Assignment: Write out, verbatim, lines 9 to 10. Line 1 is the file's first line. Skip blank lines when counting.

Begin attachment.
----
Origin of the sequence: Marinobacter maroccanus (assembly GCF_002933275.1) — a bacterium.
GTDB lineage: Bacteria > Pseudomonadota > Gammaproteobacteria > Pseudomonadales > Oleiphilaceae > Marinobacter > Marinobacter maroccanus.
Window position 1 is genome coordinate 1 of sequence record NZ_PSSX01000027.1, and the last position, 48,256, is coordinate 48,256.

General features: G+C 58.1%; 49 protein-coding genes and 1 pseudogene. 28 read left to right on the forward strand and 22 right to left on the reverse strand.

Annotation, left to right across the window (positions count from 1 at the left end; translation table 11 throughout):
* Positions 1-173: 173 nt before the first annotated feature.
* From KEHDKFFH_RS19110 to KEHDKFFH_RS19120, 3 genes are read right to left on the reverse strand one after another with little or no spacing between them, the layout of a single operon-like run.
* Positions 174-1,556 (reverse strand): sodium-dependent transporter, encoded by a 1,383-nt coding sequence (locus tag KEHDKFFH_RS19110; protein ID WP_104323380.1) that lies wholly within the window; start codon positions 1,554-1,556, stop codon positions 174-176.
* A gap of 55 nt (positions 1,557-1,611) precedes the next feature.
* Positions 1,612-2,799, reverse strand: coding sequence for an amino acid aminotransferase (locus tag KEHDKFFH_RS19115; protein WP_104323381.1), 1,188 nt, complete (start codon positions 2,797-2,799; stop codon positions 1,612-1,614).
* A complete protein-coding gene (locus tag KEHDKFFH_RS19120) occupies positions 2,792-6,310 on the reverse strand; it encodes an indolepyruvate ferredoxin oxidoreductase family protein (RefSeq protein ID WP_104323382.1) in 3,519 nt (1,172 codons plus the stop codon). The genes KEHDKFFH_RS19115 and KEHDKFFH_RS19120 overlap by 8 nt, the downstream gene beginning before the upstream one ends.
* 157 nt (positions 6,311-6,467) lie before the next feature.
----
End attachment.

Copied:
* A gap of 55 nt (positions 1,557-1,611) precedes the next feature.
* Positions 1,612-2,799, reverse strand: coding sequence for an amino acid aminotransferase (locus tag KEHDKFFH_RS19115; protein WP_104323381.1), 1,188 nt, complete (start codon positions 2,797-2,799; stop codon positions 1,612-1,614).